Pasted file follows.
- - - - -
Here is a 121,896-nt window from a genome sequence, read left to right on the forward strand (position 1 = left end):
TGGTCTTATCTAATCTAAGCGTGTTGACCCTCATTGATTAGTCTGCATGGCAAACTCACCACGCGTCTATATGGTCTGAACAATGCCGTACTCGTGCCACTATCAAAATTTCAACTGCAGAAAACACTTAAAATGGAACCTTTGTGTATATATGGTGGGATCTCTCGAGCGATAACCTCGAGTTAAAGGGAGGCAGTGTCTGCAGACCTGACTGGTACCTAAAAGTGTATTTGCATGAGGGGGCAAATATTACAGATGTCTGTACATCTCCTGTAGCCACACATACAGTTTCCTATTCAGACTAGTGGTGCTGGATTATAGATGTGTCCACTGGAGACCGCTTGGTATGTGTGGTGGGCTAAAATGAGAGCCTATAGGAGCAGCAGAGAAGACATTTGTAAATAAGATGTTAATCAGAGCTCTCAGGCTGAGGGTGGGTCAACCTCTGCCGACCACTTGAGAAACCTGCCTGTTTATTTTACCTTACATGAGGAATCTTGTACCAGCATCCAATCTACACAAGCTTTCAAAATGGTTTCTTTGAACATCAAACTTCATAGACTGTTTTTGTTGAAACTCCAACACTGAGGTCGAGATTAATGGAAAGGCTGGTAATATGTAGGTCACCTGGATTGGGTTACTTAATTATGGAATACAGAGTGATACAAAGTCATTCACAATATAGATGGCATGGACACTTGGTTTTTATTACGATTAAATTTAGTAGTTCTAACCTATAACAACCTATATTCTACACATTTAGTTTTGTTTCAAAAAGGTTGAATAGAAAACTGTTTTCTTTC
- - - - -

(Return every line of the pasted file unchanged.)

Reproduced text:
Here is a 121,896-nt window from a genome sequence, read left to right on the forward strand (position 1 = left end):
TGGTCTTATCTAATCTAAGCGTGTTGACCCTCATTGATTAGTCTGCATGGCAAACTCACCACGCGTCTATATGGTCTGAACAATGCCGTACTCGTGCCACTATCAAAATTTCAACTGCAGAAAACACTTAAAATGGAACCTTTGTGTATATATGGTGGGATCTCTCGAGCGATAACCTCGAGTTAAAGGGAGGCAGTGTCTGCAGACCTGACTGGTACCTAAAAGTGTATTTGCATGAGGGGGCAAATATTACAGATGTCTGTACATCTCCTGTAGCCACACATACAGTTTCCTATTCAGACTAGTGGTGCTGGATTATAGATGTGTCCACTGGAGACCGCTTGGTATGTGTGGTGGGCTAAAATGAGAGCCTATAGGAGCAGCAGAGAAGACATTTGTAAATAAGATGTTAATCAGAGCTCTCAGGCTGAGGGTGGGTCAACCTCTGCCGACCACTTGAGAAACCTGCCTGTTTATTTTACCTTACATGAGGAATCTTGTACCAGCATCCAATCTACACAAGCTTTCAAAATGGTTTCTTTGAACATCAAACTTCATAGACTGTTTTTGTTGAAACTCCAACACTGAGGTCGAGATTAATGGAAAGGCTGGTAATATGTAGGTCACCTGGATTGGGTTACTTAATTATGGAATACAGAGTGATACAAAGTCATTCACAATATAGATGGCATGGACACTTGGTTTTTATTACGATTAAATTTAGTAGTTCTAACCTATAACAACCTATATTCTACACATTTAGTTTTGTTTCAAAAAGGTTGAATAGAAAACTGTTTTCTTTC